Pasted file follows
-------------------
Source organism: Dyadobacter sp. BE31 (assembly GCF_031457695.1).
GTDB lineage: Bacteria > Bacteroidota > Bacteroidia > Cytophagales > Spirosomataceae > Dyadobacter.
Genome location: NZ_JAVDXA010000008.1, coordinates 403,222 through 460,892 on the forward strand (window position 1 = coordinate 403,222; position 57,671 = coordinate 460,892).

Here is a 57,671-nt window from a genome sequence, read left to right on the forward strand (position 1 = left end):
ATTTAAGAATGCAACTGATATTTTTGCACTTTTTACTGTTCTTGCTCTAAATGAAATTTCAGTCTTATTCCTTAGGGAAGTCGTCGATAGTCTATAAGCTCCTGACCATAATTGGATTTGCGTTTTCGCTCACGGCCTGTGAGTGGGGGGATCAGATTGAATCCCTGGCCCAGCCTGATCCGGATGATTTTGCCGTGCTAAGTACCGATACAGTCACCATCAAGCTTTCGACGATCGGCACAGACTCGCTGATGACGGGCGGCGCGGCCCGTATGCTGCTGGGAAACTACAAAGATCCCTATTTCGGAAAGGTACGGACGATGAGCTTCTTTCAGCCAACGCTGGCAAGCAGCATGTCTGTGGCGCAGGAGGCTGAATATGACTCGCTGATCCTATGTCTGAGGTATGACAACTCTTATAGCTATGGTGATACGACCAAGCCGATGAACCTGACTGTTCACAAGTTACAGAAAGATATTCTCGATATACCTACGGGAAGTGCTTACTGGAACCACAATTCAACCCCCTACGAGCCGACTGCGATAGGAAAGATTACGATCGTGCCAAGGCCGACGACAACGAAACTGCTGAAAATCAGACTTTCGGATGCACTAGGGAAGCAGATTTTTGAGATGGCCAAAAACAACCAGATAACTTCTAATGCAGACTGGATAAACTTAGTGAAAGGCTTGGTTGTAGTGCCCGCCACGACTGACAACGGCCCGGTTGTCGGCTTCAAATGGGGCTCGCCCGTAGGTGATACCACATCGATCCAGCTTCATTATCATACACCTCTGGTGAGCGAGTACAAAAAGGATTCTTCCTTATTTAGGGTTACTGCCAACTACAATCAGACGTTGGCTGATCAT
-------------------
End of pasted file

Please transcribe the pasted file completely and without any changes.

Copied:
Source organism: Dyadobacter sp. BE31 (assembly GCF_031457695.1).
GTDB lineage: Bacteria > Bacteroidota > Bacteroidia > Cytophagales > Spirosomataceae > Dyadobacter.
Genome location: NZ_JAVDXA010000008.1, coordinates 403,222 through 460,892 on the forward strand (window position 1 = coordinate 403,222; position 57,671 = coordinate 460,892).

Here is a 57,671-nt window from a genome sequence, read left to right on the forward strand (position 1 = left end):
ATTTAAGAATGCAACTGATATTTTTGCACTTTTTACTGTTCTTGCTCTAAATGAAATTTCAGTCTTATTCCTTAGGGAAGTCGTCGATAGTCTATAAGCTCCTGACCATAATTGGATTTGCGTTTTCGCTCACGGCCTGTGAGTGGGGGGATCAGATTGAATCCCTGGCCCAGCCTGATCCGGATGATTTTGCCGTGCTAAGTACCGATACAGTCACCATCAAGCTTTCGACGATCGGCACAGACTCGCTGATGACGGGCGGCGCGGCCCGTATGCTGCTGGGAAACTACAAAGATCCCTATTTCGGAAAGGTACGGACGATGAGCTTCTTTCAGCCAACGCTGGCAAGCAGCATGTCTGTGGCGCAGGAGGCTGAATATGACTCGCTGATCCTATGTCTGAGGTATGACAACTCTTATAGCTATGGTGATACGACCAAGCCGATGAACCTGACTGTTCACAAGTTACAGAAAGATATTCTCGATATACCTACGGGAAGTGCTTACTGGAACCACAATTCAACCCCCTACGAGCCGACTGCGATAGGAAAGATTACGATCGTGCCAAGGCCGACGACAACGAAACTGCTGAAAATCAGACTTTCGGATGCACTAGGGAAGCAGATTTTTGAGATGGCCAAAAACAACCAGATAACTTCTAATGCAGACTGGATAAACTTAGTGAAAGGCTTGGTTGTAGTGCCCGCCACGACTGACAACGGCCCGGTTGTCGGCTTCAAATGGGGCTCGCCCGTAGGTGATACCACATCGATCCAGCTTCATTATCATACACCTCTGGTGAGCGAGTACAAAAAGGATTCTTCCTTATTTAGGGTTACTGCCAACTACAATCAGACGTTGGCTGATCAT